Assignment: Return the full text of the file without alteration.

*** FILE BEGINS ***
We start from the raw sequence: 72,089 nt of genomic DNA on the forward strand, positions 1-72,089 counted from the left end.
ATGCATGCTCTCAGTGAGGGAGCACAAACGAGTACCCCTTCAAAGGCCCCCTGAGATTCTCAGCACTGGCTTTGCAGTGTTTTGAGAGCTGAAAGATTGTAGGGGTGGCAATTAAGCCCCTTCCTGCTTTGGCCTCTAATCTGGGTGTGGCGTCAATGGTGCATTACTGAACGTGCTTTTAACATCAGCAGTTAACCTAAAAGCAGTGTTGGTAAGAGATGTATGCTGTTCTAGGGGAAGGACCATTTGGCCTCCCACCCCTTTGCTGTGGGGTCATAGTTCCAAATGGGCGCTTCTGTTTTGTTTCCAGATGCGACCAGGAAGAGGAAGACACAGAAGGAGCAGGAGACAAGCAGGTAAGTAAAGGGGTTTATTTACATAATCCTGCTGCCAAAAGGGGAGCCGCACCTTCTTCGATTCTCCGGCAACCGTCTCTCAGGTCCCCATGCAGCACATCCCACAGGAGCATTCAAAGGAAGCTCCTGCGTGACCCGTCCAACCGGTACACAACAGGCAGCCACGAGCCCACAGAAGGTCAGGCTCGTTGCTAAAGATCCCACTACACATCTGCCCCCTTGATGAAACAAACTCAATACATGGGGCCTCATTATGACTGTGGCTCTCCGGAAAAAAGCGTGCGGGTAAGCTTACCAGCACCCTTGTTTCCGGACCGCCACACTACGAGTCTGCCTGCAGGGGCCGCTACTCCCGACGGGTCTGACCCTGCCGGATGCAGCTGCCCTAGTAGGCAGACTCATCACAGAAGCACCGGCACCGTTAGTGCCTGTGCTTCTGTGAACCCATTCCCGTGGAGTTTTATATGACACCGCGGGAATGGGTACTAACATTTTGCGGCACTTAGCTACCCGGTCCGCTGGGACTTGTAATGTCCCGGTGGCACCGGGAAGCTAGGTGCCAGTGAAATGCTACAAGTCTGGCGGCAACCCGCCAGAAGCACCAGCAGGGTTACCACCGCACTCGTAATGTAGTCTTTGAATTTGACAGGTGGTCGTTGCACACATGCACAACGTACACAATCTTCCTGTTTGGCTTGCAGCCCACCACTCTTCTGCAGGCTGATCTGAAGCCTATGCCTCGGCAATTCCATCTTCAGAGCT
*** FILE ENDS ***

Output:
We start from the raw sequence: 72,089 nt of genomic DNA on the forward strand, positions 1-72,089 counted from the left end.
ATGCATGCTCTCAGTGAGGGAGCACAAACGAGTACCCCTTCAAAGGCCCCCTGAGATTCTCAGCACTGGCTTTGCAGTGTTTTGAGAGCTGAAAGATTGTAGGGGTGGCAATTAAGCCCCTTCCTGCTTTGGCCTCTAATCTGGGTGTGGCGTCAATGGTGCATTACTGAACGTGCTTTTAACATCAGCAGTTAACCTAAAAGCAGTGTTGGTAAGAGATGTATGCTGTTCTAGGGGAAGGACCATTTGGCCTCCCACCCCTTTGCTGTGGGGTCATAGTTCCAAATGGGCGCTTCTGTTTTGTTTCCAGATGCGACCAGGAAGAGGAAGACACAGAAGGAGCAGGAGACAAGCAGGTAAGTAAAGGGGTTTATTTACATAATCCTGCTGCCAAAAGGGGAGCCGCACCTTCTTCGATTCTCCGGCAACCGTCTCTCAGGTCCCCATGCAGCACATCCCACAGGAGCATTCAAAGGAAGCTCCTGCGTGACCCGTCCAACCGGTACACAACAGGCAGCCACGAGCCCACAGAAGGTCAGGCTCGTTGCTAAAGATCCCACTACACATCTGCCCCCTTGATGAAACAAACTCAATACATGGGGCCTCATTATGACTGTGGCTCTCCGGAAAAAAGCGTGCGGGTAAGCTTACCAGCACCCTTGTTTCCGGACCGCCACACTACGAGTCTGCCTGCAGGGGCCGCTACTCCCGACGGGTCTGACCCTGCCGGATGCAGCTGCCCTAGTAGGCAGACTCATCACAGAAGCACCGGCACCGTTAGTGCCTGTGCTTCTGTGAACCCATTCCCGTGGAGTTTTATATGACACCGCGGGAATGGGTACTAACATTTTGCGGCACTTAGCTACCCGGTCCGCTGGGACTTGTAATGTCCCGGTGGCACCGGGAAGCTAGGTGCCAGTGAAATGCTACAAGTCTGGCGGCAACCCGCCAGAAGCACCAGCAGGGTTACCACCGCACTCGTAATGTAGTCTTTGAATTTGACAGGTGGTCGTTGCACACATGCACAACGTACACAATCTTCCTGTTTGGCTTGCAGCCCACCACTCTTCTGCAGGCTGATCTGAAGCCTATGCCTCGGCAATTCCATCTTCAGAGCT